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'Beyond Oil' alliance adds members, but shunned by UK climate summit host

·3-min read

Watch: COP26 draft seeks higher emissions pledges by 2022

By Shadia Nasralla and Kate Abnett 

  GLASGOW (Reuters) - A fledgling international alliance to halt new oil and gas drilling added six members on Thursday during the U.N. climate conference, but did not get the support of any major fossil fuel producers or the British government, host of the talks. 

  The absence of more widespread backing reflects the difficulty of imposing blanket policies to end production of fossil fuels even as countries agree that the emissions from burning them must be greatly reduced. 

  France, Greenland, Ireland, Sweden, Wales and the Canadian province Quebec joined the Beyond Oil and Gas Alliance, formed by Denmark and Costa Rica in September. 

  None of the members, which pledge to stop handing out drilling permits and eventually to ban oil and gas production in their territories, has substantial production. 

  Describing itself as a group of "first movers", BOGA is seeking to ratchet up pressure to end fossil fuel supply and said it hoped the additions to its alliance would open the door to other nations to join. 

  "It is our ambition that this will be the beginning of the end of oil and gas," Danish climate minister Dan Jorgensen told Reuters. "We hope that this will inspire others." 

  He told reporters he was "in close dialogue" with Scotland, where the U.N. talks are taking place, and in whose waters most of Britain's oil and gas is concentrated. Britain's central government is in charge of oil and gas permits. 

  BOGA does not ban activities such as oil refining, or consumption of oil and gas products, focusing only on upstream production. 

  Among the major oil and gas producers conspicuous by their absence were Russia, Saudi Arabia and the United States. 

  U.S. President Joe Biden's administration is seeking to claim leadership on combating climate change, but legal wrangling has prevented it so far from achieving Biden's expressed ambition to end new oil and gas leasing on federal lands. 

  The United States, the world's biggest oil and gas producer, and has a target to decarbonise its economy by 2050. 

  Britain has no plans to stop domestic oil and gas production, but is revamping the rules around licensing to reduce emissions associated with upstream production.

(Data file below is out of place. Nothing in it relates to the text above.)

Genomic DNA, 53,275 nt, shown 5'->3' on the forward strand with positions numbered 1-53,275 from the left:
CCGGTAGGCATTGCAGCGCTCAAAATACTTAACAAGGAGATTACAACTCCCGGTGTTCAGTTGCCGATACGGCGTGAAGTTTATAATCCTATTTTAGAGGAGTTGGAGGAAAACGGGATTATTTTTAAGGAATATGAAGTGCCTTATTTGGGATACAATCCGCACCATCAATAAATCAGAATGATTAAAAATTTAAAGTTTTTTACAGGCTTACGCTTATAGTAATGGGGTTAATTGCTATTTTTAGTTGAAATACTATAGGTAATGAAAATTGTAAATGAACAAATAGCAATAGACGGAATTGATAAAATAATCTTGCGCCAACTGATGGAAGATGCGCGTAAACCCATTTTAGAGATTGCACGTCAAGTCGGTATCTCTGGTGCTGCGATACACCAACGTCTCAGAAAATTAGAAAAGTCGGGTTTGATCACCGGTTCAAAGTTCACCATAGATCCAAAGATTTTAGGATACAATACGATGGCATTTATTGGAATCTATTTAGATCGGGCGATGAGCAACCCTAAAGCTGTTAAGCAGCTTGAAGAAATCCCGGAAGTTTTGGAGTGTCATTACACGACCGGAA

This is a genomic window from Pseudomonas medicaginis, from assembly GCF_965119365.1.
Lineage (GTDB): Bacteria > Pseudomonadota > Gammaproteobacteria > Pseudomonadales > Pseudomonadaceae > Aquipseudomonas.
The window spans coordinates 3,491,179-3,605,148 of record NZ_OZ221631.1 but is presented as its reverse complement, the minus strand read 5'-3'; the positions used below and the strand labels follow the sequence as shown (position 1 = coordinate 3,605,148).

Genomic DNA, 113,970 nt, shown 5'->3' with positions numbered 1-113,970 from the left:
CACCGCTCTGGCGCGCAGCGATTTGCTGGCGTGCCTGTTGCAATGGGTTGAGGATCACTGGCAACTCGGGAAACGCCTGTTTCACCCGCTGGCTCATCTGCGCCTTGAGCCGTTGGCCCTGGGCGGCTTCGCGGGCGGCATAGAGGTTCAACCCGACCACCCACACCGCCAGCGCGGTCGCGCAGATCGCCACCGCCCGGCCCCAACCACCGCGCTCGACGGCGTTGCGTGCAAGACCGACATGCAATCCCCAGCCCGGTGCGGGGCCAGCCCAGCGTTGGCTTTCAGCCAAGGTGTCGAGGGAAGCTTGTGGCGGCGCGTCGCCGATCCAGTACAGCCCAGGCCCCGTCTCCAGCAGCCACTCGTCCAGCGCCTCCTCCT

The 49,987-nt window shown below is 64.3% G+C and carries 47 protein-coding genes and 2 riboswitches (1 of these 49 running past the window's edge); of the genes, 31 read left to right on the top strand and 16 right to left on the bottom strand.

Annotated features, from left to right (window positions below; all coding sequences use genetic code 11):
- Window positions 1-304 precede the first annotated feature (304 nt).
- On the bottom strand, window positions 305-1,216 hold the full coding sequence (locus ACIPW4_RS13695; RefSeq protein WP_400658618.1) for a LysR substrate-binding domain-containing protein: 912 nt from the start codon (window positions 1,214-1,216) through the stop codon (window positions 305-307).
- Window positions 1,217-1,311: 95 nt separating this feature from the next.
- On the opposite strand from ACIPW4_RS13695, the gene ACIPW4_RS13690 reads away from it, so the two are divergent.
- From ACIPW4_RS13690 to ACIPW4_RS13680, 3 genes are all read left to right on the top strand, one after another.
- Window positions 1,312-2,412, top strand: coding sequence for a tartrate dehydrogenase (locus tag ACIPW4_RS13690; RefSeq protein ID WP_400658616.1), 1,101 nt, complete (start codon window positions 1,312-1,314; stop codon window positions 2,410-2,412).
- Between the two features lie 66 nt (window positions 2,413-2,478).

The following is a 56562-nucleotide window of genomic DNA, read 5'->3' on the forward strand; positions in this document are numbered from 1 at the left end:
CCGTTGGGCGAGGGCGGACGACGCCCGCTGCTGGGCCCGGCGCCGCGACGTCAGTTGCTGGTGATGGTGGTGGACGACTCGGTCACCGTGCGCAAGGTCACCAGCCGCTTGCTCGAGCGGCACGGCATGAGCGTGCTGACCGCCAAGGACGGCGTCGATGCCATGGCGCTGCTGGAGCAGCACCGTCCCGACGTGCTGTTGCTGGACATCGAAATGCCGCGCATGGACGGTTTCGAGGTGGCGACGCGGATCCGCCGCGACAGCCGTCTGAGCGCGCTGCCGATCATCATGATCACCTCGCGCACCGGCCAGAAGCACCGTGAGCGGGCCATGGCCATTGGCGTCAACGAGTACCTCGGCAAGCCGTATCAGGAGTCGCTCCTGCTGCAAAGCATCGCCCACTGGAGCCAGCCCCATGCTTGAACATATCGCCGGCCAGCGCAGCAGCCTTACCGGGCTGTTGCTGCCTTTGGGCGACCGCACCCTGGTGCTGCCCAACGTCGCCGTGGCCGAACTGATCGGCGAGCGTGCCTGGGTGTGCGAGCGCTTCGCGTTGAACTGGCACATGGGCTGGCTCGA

"While the UK’s reliance on fossil fuels continues to fall, there will continue to be ongoing but diminishing need for oil and gas over the coming years," a government spokesperson said. 

  Many developing countries in Africa, the Middle East and Latin America have said they need the revenue from future oil and gas extraction to lift living standards and pay for their eventual transition to cleaner energy sources. 

  Greenland, Ireland, France and Denmark have announced legislation to stop handing out new oil and gas licences and the latter two to end extraction of the fuels on their territories by 2040 and 2050, respectively. 

  New Zealand, which has banned new offshore oil licensing, and the U.S. state of California, which plans to end oil and gas extraction in 2045, joined BOGA as lower-tier members. 

  Countries can become second-tier BOGA members if they have taken some steps to limit oil and gas output, such as ending public financing of it abroad, or reforming fossil fuel subsidies. 

  The International Energy Agency has said there should be no investments in new fossil fuel supply projects anywhere, if the world is to limit the global temperature rise to 1.5 degrees Celsius (2.7 Fahrenheit) above pre-industrial levels. 

  Scientists say keeping to that limit, a target of the international Paris climate deal of 2015, would avoid the worst effects of climate change, but current government climate policies would fall far short the target. 

  Negotiators at the COP26 summit in Glasgow hope to find ways to keep the 1.5C target within reach. 

  (Reporting by Kate Abnett and Shadia Nasralla, additional reporting by Elizabeth Piper; editing by Barbara Lewis) 

Watch: Which countries release the most CO2?

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